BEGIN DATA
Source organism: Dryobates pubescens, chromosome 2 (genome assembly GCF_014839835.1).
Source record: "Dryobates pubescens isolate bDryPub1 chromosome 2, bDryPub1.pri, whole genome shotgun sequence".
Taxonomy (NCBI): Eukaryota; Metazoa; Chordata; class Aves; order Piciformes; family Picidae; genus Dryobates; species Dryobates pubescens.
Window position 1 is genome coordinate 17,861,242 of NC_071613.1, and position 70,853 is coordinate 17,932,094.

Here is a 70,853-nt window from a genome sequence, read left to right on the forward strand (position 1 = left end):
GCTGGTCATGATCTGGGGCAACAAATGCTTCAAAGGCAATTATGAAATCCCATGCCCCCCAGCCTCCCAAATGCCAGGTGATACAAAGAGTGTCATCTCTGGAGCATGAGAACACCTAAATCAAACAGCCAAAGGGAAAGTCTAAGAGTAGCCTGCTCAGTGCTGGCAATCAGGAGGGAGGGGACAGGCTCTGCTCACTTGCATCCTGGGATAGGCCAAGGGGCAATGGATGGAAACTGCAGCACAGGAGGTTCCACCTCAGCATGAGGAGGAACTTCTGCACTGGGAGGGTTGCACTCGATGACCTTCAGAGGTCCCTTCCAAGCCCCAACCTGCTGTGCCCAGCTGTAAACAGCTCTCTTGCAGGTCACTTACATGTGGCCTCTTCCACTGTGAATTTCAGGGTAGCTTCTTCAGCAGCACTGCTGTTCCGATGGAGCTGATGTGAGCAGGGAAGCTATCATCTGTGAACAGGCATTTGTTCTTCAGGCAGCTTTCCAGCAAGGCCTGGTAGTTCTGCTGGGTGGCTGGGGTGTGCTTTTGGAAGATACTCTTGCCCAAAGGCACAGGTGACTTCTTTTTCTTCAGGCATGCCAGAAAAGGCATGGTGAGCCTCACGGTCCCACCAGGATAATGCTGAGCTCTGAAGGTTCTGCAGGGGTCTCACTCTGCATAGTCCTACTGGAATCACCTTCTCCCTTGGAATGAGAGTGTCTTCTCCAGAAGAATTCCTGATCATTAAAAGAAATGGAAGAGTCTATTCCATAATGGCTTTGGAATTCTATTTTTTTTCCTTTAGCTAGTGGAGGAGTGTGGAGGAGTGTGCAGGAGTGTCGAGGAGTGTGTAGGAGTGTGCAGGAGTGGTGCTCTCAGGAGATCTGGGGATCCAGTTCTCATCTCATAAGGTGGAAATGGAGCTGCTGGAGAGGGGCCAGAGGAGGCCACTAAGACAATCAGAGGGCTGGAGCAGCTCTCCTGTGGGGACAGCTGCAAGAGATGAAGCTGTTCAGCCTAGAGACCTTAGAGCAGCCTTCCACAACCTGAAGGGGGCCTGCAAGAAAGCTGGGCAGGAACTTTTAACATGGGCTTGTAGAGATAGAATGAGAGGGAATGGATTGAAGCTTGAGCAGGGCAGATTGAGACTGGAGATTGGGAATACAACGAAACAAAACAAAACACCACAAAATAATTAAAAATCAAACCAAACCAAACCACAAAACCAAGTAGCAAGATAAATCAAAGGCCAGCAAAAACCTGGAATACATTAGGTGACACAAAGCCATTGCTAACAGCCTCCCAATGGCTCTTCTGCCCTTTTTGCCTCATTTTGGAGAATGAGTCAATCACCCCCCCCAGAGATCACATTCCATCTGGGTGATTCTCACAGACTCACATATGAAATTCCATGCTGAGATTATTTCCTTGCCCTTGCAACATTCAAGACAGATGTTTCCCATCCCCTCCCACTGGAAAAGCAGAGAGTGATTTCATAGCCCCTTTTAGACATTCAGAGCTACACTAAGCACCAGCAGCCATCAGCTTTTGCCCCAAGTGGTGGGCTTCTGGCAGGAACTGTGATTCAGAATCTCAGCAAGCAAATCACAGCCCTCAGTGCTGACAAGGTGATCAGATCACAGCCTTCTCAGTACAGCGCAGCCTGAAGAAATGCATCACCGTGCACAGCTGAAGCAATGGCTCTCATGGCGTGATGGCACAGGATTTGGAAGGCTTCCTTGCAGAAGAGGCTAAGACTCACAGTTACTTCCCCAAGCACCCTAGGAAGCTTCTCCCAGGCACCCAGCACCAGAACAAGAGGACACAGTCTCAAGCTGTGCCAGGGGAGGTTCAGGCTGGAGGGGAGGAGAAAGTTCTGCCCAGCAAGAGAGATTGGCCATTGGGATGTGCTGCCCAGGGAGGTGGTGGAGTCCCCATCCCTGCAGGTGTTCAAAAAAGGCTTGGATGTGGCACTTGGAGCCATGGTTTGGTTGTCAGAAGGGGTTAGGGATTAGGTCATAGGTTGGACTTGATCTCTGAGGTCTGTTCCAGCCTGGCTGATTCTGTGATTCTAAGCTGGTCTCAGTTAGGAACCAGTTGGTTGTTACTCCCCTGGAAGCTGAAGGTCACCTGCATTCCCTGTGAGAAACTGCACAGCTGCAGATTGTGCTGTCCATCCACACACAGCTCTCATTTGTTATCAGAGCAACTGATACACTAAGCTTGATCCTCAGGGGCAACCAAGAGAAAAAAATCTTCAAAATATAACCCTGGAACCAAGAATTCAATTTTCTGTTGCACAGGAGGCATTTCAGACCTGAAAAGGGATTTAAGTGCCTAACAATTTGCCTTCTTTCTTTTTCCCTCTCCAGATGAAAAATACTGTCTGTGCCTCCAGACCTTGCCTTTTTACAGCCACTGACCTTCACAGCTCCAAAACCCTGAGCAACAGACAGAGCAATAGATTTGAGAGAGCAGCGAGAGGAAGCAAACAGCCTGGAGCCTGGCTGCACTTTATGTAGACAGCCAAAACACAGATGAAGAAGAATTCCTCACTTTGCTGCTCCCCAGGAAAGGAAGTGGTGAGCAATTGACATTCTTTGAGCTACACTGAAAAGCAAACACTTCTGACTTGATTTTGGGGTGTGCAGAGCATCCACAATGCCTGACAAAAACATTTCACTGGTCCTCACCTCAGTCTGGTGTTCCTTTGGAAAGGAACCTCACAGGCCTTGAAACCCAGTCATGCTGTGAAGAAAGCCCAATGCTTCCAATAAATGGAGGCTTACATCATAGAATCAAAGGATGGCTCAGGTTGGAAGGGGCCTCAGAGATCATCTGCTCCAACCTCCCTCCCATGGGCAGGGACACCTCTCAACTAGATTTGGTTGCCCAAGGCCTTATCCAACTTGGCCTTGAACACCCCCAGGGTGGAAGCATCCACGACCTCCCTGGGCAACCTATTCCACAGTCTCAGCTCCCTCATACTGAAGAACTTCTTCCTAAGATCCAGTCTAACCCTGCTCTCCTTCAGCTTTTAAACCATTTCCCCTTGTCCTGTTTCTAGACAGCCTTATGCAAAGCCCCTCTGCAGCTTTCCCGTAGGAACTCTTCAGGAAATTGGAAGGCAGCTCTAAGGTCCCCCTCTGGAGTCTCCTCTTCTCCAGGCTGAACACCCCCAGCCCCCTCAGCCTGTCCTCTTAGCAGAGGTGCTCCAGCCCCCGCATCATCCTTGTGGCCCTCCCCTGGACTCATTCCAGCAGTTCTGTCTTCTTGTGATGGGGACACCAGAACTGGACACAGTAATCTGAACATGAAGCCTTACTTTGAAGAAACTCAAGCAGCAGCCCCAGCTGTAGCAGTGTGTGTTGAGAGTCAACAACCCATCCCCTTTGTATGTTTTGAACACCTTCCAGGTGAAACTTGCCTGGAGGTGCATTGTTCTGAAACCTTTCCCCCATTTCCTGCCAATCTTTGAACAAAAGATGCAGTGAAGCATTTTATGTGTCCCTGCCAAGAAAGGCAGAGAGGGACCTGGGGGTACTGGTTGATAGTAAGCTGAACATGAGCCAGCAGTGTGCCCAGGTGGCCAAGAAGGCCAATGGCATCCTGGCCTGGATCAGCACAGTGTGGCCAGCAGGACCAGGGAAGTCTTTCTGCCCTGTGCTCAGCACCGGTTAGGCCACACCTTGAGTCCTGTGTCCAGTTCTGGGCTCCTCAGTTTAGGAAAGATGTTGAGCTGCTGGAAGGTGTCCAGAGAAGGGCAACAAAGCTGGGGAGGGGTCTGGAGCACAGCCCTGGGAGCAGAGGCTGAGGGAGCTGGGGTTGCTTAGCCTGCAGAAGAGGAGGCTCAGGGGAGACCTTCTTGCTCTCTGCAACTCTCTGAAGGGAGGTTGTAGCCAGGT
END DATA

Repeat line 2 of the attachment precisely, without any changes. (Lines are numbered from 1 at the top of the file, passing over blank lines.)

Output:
Source record: "Dryobates pubescens isolate bDryPub1 chromosome 2, bDryPub1.pri, whole genome shotgun sequence".